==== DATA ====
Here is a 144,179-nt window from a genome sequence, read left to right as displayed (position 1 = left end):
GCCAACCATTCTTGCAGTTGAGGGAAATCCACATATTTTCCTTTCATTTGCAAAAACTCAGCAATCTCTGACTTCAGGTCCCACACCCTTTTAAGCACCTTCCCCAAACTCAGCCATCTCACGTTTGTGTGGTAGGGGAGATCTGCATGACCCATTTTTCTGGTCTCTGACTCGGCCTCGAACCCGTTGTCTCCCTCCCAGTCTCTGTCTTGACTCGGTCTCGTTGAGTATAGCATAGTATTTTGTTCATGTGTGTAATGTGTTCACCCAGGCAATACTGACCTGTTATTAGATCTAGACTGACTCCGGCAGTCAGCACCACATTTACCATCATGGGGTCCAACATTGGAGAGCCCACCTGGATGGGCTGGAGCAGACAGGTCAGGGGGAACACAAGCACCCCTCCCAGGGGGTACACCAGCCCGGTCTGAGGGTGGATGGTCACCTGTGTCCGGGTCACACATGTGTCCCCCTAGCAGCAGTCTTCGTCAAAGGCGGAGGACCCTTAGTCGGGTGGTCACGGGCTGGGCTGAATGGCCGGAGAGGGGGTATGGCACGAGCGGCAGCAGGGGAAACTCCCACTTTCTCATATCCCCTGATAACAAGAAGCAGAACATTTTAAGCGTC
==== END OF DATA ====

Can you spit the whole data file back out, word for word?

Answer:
Here is a 144,179-nt window from a genome sequence, read left to right as displayed (position 1 = left end):
GCCAACCATTCTTGCAGTTGAGGGAAATCCACATATTTTCCTTTCATTTGCAAAAACTCAGCAATCTCTGACTTCAGGTCCCACACCCTTTTAAGCACCTTCCCCAAACTCAGCCATCTCACGTTTGTGTGGTAGGGGAGATCTGCATGACCCATTTTTCTGGTCTCTGACTCGGCCTCGAACCCGTTGTCTCCCTCCCAGTCTCTGTCTTGACTCGGTCTCGTTGAGTATAGCATAGTATTTTGTTCATGTGTGTAATGTGTTCACCCAGGCAATACTGACCTGTTATTAGATCTAGACTGACTCCGGCAGTCAGCACCACATTTACCATCATGGGGTCCAACATTGGAGAGCCCACCTGGATGGGCTGGAGCAGACAGGTCAGGGGGAACACAAGCACCCCTCCCAGGGGGTACACCAGCCCGGTCTGAGGGTGGATGGTCACCTGTGTCCGGGTCACACATGTGTCCCCCTAGCAGCAGTCTTCGTCAAAGGCGGAGGACCCTTAGTCGGGTGGTCACGGGCTGGGCTGAATGGCCGGAGAGGGGGTATGGCACGAGCGGCAGCAGGGGAAACTCCCACTTTCTCATATCCCCTGATAACAAGAAGCAGAACATTTTAAGCGTC